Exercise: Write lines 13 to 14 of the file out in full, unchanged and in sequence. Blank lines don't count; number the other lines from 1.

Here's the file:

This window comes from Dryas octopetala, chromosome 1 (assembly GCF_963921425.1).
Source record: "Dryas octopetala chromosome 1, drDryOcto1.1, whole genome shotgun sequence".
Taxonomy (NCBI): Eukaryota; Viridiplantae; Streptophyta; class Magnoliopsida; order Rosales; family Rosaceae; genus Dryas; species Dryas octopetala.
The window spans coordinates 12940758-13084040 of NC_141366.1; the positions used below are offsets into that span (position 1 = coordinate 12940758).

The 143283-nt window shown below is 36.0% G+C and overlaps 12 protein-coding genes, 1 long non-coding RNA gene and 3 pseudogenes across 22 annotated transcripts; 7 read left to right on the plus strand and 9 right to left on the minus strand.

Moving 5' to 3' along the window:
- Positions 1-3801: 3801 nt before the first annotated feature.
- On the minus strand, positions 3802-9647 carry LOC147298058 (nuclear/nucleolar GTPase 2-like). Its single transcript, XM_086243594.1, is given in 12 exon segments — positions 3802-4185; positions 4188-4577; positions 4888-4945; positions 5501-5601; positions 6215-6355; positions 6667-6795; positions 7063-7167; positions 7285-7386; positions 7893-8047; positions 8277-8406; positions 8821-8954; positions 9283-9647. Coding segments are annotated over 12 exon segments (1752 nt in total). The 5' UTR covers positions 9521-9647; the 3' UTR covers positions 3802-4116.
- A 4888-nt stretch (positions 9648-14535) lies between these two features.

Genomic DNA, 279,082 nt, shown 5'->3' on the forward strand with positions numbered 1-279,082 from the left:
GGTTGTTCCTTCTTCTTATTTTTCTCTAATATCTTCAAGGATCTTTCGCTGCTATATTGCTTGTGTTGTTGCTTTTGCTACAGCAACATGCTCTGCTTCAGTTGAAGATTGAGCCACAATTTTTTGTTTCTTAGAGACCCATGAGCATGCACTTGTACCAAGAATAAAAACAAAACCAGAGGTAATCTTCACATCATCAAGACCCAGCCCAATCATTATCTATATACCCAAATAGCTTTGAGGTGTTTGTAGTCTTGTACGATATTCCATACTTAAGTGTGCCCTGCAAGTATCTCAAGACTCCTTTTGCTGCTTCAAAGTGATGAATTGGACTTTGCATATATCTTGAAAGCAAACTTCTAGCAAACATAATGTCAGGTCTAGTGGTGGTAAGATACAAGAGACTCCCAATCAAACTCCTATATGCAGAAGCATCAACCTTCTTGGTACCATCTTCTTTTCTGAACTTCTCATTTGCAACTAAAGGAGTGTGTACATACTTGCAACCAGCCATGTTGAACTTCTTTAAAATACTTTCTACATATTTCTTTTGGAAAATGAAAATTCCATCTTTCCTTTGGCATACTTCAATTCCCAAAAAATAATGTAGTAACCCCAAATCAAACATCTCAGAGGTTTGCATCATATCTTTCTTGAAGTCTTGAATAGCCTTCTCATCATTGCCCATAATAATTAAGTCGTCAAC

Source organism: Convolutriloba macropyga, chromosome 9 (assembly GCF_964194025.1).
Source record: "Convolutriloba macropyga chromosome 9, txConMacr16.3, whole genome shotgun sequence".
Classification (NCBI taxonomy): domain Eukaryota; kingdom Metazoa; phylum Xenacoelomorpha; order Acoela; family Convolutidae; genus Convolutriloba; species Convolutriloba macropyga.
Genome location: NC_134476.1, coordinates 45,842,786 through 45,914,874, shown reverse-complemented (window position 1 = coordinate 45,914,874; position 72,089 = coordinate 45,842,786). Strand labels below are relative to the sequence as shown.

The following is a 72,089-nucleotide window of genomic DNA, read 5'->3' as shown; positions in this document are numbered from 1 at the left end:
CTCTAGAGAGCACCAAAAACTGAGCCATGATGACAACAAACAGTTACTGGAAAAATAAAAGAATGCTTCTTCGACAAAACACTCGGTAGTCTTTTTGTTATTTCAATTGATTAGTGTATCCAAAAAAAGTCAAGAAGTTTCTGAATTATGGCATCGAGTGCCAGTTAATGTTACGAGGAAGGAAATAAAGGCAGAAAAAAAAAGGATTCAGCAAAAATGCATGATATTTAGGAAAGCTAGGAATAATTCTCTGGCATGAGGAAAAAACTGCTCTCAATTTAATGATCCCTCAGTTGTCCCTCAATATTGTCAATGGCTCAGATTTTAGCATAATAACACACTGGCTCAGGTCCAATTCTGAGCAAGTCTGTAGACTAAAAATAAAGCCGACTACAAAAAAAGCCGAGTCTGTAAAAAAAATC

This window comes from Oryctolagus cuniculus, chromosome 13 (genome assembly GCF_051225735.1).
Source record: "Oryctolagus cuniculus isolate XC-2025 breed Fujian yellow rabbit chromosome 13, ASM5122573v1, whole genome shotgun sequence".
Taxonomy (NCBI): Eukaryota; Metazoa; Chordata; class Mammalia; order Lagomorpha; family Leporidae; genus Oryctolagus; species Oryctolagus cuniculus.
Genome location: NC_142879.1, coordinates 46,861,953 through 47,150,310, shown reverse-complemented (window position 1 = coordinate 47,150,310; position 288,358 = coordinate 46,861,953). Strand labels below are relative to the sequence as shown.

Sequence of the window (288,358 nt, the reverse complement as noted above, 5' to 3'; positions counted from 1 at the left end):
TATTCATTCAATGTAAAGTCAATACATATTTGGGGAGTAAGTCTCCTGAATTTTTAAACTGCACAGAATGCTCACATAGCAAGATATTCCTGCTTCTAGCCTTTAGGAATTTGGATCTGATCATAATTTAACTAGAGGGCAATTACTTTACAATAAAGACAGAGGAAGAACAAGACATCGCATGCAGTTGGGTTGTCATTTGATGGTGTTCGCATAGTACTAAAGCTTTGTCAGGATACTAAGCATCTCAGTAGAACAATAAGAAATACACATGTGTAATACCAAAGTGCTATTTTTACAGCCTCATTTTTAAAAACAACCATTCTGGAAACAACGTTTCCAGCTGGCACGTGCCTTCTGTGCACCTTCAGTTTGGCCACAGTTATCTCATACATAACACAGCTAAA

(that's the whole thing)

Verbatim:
Source record: "Convolutriloba macropyga chromosome 9, txConMacr16.3, whole genome shotgun sequence".
Classification (NCBI taxonomy): domain Eukaryota; kingdom Metazoa; phylum Xenacoelomorpha; order Acoela; family Convolutidae; genus Convolutriloba; species Convolutriloba macropyga.